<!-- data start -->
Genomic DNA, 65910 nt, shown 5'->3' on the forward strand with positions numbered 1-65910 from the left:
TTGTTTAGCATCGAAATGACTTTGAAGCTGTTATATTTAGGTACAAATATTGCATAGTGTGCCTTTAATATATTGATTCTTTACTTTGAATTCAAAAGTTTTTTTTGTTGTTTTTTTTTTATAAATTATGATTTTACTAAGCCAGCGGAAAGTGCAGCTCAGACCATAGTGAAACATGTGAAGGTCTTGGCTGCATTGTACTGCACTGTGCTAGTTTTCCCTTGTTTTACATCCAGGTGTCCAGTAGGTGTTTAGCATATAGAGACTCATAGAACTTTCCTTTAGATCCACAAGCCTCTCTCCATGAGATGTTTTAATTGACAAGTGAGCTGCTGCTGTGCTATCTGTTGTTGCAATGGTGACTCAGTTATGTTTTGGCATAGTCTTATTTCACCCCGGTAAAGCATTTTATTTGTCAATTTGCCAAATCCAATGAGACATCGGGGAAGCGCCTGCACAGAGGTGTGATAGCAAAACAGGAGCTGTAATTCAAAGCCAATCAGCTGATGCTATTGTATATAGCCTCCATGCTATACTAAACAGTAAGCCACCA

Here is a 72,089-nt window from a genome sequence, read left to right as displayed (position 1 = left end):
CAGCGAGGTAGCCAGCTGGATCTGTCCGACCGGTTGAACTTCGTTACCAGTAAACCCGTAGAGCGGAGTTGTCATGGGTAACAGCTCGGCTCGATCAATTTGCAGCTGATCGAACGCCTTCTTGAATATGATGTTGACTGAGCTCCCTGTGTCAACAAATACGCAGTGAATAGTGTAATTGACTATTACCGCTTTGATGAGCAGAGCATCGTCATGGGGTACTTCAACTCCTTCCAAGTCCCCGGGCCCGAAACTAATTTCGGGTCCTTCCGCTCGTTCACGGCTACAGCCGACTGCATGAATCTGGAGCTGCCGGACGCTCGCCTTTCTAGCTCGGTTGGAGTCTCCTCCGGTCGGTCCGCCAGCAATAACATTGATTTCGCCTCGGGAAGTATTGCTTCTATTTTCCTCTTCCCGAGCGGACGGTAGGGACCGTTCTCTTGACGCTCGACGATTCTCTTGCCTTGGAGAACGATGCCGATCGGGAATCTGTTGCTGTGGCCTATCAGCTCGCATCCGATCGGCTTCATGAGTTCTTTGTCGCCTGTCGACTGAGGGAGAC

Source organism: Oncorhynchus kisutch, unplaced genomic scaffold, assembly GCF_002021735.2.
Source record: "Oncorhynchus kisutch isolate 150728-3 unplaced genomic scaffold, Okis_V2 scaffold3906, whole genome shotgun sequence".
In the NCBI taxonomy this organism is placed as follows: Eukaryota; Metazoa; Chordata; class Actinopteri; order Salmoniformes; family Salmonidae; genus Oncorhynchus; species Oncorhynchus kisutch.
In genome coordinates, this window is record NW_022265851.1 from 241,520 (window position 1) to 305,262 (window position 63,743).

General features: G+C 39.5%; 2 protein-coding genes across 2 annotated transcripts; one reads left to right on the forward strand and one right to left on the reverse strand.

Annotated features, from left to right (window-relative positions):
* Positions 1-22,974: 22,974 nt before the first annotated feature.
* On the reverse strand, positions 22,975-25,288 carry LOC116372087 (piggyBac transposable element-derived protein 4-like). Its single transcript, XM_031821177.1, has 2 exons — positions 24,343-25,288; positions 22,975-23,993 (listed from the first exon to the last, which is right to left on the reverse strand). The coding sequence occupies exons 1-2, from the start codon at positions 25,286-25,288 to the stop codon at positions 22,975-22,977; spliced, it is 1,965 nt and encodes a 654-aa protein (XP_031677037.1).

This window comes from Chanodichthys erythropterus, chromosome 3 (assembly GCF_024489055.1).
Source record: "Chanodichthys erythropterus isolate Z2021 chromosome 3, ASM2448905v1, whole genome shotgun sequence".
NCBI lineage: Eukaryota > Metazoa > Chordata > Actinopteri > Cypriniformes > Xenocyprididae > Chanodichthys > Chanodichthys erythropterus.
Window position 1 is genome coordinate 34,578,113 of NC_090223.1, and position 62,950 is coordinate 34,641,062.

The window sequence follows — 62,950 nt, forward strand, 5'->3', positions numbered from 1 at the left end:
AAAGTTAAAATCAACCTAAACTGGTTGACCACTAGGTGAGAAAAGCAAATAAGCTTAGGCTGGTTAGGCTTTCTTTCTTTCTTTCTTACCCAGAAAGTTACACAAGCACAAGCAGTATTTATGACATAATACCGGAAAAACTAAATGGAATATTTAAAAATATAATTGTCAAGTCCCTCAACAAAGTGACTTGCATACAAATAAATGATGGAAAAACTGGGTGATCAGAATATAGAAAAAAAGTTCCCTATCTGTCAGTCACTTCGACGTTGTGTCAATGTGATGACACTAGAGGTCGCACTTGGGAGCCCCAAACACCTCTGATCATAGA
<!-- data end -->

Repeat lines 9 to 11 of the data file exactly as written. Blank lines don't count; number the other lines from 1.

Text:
General features: G+C 39.5%; 2 protein-coding genes across 2 annotated transcripts; one reads left to right on the forward strand and one right to left on the reverse strand.

Annotated features, from left to right (window-relative positions):
* Positions 1-22,974: 22,974 nt before the first annotated feature.